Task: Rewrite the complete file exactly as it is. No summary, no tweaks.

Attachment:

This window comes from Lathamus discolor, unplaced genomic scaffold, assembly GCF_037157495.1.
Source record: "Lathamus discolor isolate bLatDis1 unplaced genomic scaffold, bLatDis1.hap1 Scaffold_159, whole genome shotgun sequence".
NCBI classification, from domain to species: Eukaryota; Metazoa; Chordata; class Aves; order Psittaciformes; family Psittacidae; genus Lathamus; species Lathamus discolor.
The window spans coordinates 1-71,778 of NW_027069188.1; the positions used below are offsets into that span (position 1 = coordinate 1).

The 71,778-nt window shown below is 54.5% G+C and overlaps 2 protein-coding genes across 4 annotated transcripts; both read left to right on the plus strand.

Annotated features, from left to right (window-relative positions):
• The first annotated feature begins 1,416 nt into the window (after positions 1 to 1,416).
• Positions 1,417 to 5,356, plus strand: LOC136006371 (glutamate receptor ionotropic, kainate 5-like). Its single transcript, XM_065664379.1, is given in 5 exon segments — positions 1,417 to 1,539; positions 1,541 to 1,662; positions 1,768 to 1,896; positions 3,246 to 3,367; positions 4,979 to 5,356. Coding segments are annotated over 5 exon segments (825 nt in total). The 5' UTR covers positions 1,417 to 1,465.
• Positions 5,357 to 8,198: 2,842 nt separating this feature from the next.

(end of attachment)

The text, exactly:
This window comes from Lathamus discolor, unplaced genomic scaffold, assembly GCF_037157495.1.
Source record: "Lathamus discolor isolate bLatDis1 unplaced genomic scaffold, bLatDis1.hap1 Scaffold_159, whole genome shotgun sequence".
NCBI classification, from domain to species: Eukaryota; Metazoa; Chordata; class Aves; order Psittaciformes; family Psittacidae; genus Lathamus; species Lathamus discolor.
The window spans coordinates 1-71,778 of NW_027069188.1; the positions used below are offsets into that span (position 1 = coordinate 1).

The 71,778-nt window shown below is 54.5% G+C and overlaps 2 protein-coding genes across 4 annotated transcripts; both read left to right on the plus strand.

Annotated features, from left to right (window-relative positions):
• The first annotated feature begins 1,416 nt into the window (after positions 1 to 1,416).
• Positions 1,417 to 5,356, plus strand: LOC136006371 (glutamate receptor ionotropic, kainate 5-like). Its single transcript, XM_065664379.1, is given in 5 exon segments — positions 1,417 to 1,539; positions 1,541 to 1,662; positions 1,768 to 1,896; positions 3,246 to 3,367; positions 4,979 to 5,356. Coding segments are annotated over 5 exon segments (825 nt in total). The 5' UTR covers positions 1,417 to 1,465.
• Positions 5,357 to 8,198: 2,842 nt separating this feature from the next.